1. Robert E. McGrath, “Species-Appropriate Computer Mediated Interaction”, alt.chi, ACM CHI 2009, Boston, April 8, 2009, pp. 2529-2534. DOI 10.1145/1520340.1520357

 

Species Appropriate Feline Interface

In my longstanding Species Appropriate Interfaces series, here is a product to watch from a local team: Mousr.

From the promotional materials it is clear that these guys have a clue (quite a few clues, in fact), as well as a serious user testing panel.

This product is clearly well designed for the intended feline users, it may or may not be great for the humans.  The materials are not very specific about the app, so we’ll have to see.

One technical question:  I have to wonder how the onboard AI will deal with more than one cat in the game.  The behaviors sketched in the description seem like they will work OK if there is a pride of cats stalking the robot, but much would depend on details of the implementation and the actual processing speeds.  Another thing to look at when the product is out.

Examining the safety aspects, this looks pretty well designed, assuming there aren’t any glitches; pieces that break or fall off or whatever.  It is certainly no more dangerous than either natural behaviors or human made toys.  (It may be more dangerous for people than cats, if you step on it in the dark. I’m sure your cat is willing to take that risk.)

Finally, examining the ethics as I always do, I find this gets a strong grade.  The device is fun for the cat in the way the cat would like to have fun.  The autonomous prey logic is a nice feature, based on the real preferences of the feline users (not on some human fantasy).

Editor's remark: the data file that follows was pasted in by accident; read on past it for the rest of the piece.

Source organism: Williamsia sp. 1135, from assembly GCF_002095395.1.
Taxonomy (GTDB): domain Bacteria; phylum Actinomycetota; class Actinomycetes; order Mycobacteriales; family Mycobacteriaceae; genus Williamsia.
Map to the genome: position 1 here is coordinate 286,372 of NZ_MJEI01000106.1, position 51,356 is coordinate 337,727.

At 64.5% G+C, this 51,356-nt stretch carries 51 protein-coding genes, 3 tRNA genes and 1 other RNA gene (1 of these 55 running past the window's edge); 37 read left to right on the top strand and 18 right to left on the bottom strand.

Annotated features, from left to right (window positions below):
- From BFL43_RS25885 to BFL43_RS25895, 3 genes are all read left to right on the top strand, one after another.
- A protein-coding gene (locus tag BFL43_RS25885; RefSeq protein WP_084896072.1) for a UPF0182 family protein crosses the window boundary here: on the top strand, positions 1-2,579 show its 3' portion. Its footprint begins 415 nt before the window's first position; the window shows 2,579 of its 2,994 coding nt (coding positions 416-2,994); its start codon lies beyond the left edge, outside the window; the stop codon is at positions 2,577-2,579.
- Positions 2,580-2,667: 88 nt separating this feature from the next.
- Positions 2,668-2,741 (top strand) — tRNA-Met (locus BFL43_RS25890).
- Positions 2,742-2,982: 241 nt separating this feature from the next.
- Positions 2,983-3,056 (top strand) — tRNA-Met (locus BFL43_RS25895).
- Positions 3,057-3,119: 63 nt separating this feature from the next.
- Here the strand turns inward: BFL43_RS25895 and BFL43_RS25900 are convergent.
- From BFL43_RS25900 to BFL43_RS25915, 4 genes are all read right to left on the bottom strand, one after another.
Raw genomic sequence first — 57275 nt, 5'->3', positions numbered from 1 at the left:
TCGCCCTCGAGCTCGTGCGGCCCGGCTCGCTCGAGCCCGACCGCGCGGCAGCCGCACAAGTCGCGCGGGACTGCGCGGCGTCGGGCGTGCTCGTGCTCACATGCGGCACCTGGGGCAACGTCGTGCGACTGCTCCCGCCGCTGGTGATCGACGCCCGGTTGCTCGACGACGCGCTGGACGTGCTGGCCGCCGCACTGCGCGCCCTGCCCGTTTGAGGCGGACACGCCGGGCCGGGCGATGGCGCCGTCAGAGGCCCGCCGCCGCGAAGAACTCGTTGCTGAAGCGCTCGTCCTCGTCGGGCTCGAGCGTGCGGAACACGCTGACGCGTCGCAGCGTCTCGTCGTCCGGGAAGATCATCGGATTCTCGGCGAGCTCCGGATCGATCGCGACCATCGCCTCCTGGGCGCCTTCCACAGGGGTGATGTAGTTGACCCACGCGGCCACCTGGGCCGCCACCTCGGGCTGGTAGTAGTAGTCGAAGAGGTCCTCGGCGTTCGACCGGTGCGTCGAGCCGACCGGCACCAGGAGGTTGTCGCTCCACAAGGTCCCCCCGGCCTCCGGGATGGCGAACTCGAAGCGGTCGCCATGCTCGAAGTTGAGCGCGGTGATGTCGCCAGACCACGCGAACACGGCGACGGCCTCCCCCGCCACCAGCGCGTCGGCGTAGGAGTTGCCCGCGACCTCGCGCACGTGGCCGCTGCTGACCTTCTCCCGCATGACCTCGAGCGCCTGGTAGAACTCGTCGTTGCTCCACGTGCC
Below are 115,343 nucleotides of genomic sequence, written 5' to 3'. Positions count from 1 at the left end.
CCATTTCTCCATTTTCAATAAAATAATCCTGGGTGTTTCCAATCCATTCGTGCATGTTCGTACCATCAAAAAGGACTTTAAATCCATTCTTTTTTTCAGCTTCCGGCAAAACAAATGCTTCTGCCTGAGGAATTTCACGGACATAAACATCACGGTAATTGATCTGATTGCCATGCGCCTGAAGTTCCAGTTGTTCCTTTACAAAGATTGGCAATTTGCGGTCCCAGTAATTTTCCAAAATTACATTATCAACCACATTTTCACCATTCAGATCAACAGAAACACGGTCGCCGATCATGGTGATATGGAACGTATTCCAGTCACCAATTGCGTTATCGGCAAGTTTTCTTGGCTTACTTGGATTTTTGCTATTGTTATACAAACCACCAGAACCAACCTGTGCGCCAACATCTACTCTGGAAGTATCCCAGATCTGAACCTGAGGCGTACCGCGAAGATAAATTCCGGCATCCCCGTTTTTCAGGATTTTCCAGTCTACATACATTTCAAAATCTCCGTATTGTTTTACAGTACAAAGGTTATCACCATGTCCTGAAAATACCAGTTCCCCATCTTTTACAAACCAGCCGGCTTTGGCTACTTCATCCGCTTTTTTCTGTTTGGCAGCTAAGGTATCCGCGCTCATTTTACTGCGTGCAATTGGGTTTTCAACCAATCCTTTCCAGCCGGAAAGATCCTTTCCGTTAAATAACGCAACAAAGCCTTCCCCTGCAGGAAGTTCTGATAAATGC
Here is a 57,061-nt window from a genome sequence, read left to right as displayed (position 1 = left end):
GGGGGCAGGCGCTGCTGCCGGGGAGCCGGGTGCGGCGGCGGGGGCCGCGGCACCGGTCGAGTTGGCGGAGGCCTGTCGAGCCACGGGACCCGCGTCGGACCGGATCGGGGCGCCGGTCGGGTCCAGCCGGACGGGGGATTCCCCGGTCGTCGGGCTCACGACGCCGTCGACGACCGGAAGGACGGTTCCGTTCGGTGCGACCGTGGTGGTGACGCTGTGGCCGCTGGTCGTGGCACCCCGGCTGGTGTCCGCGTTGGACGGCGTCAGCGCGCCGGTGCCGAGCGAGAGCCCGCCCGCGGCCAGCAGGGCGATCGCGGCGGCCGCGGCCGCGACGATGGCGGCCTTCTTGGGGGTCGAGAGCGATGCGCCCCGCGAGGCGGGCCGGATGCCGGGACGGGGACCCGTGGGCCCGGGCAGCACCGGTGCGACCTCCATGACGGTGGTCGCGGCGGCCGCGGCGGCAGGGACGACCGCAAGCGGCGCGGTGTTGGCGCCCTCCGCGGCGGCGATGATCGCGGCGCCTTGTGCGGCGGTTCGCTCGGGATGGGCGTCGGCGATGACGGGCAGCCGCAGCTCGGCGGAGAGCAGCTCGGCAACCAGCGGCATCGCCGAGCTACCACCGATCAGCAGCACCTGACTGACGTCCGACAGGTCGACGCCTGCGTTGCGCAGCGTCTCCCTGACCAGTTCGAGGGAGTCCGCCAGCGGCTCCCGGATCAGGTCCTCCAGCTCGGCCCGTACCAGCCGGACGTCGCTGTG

The only caveats are about the potential manufacturing and end of life pollution associated with the device (not that your cat cares one tiny meow about that).  But these are no worse than many other gadgets.

In conclusion, this is an excellent example of a Species Appropriate Interface, designed with proper respect for and alignment with the interests of the non-human participants .  I look forward to seeing it in action.

PS.

Feature suggestion:  add a networked “nose cam” to the mousr, so you cat can make cool chase videos.


See also:

  1.  McGrath, Robert E., Species-appropriate computer mediated interaction, in Proceedings of the 27th international conference extended abstracts on Human factors in computing systems. 2009, ACM: Boston, MA, USA. http://doi.acm.org/10.1145/1520340.1520357

 

Species Appropriate Interfaces: Not Just Imaginary

Augmented Reality Sensei Alan Craig pointed me to recent stories about “Second Livestock” by Austin Stewart.

This “company” presents a package of faux technologies, purporting to create an Animal Computer Interface, providing a “Virtual Free Range” for domesticated chickens.

They show a preposterous VR headset for a chicken, as well as imagery of a chicken-scale VR treadmill.

(Image from Second Livestock.)

The textual materials pretend to be an IT company presentation, which means minimal information and maximal hype.

Here Stewart touches on issues surrounding industrial chicken farming, suggesting over the top technological “solutions”.  The point is, of course, to get people to see that, since these absurd moves would not be good for chickens, why are they good when we do them ourselves?

This is fine as far as it goes, and I agree with the thrust of his points.  (I’m not sure this is the most effective way to make the point, but that’s as may be.)

The tech press more or less “get it”, though there seemed to be some confusion about whether this is or could be real technology.  (For example, Darrell Etherington insisted upon comparing it to the flavor of the month, Occulus, which is pretty dumb.)